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The Parting Shot with Herb London

What Goes Around . . .

Cultural Renewal May Be the Next Big Thing

by Herb London

The great Russian social philosopher Pitirim Sorokin argued that great civilizations cycle through three inevitable stages. First is the "ideational" stage, in which spiritual reality is primary; second is the "idealistic" stage, in which the spiritual is synthesized with the material; and third is the "sensate" stage, in which material reality is primary. When a society, such as ours, is in the sensate stage, it is inevitable that, at some point, transcendent ideals will move back to the center, beginning the cycle again.

Sorokin predicted the fall of Western civilization into sensate decadence, followed by the return of a new "ideational" period. Is this possible? While religious zeal often does emerge when sensual pleasures prove unable satisfy the soul's longing for transcendence, we need to ask ourselves: What is the catalyst for such a change? And how can transcendent beliefs be channeled into socially transformative ideas?

As I see it, the catalysts for social transformation are found in the culture itself. Yes, even a debauched popular culture can be a powerful medium for change—if its underlying message is transformed from the degrading and sensate to the uplifting and ideational.

But this requires a renewed belief in the transcendent. A lapse into the merely personal, into cultural narcissism, fosters the belief that God isn't necessary, that people can be their own personal gods, who can re-create the world in man's image. The restraints that God imposed on human behavior, and the institutions that once transmitted transcendent beliefs and that mediated between the individual and the state become weakened and battered. Schools no longer teach traditional social conventions and morals, and churches become less religious centers and more social organizations to promote the latest fad emerging from the Zeitgeist.

How, then, can the wave of sensualism be reversed? I see the distinct possibility for a revolution like that spearheaded by William Wilberforce in Britain in the late 18th and early 19th century, that is, a moral turning based on the capture of popular culture. Wilberforce and his colleagues did transform British social norms in the 19th century, and eventually succeeded in getting slavery abolished in the British Empire.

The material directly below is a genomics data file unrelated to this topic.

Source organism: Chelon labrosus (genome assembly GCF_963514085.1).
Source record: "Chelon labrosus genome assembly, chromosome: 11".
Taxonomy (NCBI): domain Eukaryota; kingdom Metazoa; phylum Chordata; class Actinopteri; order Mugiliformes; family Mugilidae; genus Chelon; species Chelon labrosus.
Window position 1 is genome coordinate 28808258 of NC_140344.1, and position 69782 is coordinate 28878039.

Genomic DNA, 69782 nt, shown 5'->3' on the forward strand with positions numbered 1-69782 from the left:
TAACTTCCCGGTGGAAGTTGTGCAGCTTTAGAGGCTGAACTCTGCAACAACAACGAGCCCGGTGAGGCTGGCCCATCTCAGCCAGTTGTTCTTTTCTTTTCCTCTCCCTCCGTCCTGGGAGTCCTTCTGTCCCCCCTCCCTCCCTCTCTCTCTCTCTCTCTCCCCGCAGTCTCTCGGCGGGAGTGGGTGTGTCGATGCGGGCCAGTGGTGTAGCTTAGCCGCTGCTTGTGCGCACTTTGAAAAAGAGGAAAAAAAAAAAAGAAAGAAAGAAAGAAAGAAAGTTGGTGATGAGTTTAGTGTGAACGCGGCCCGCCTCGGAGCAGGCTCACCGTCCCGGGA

Let us suppose, in our day, that movies and TV shows subtly began to adopt the stance of honor, courage, sacrifice, and civic virtue. Suppose our cultural heroes were not those who flouted the law, but those who defended freedom. Suppose the dark and sinister lyrics of misogynistic rap music were replaced by songs of romance and courtship. Could not our degraded culture be transmogrified into a vehicle for renewal and serve as the vanguard of an ideational era?

If the United States is to survive as a democratic republic, we must address the internal threats—the cultural decay all around us—as well as the exogenous challenges. It isn't easy even to envision the transformation I believe is necessary when the models for youthful emulation sell debauchery and sensual pleasure at any price (e.g., the TV show Skins). But there are Wilberforcians in our midst who understand what's at stake and who are willing to tease out of the American past the romance and excitement that led directly to the establishment of this exceptional nation.

If there is a cycle to history, catching the next ideational wave sooner rather than later will not only promote a desirable social outcome, but may also have positive commercial ramifications. It isn't coincidental that PG-rated films invariably do better at the box office than R-rated ones. America is poised for change—if we could only open the channels of popular culture to that which is uplifting. One can never be entirely sure of what the future holds, but reclaiming true liberty, recovering faith, defending the republic, and appreciating the noteworthy in our history are all goals worth realizing through the influence of cultural expression. 

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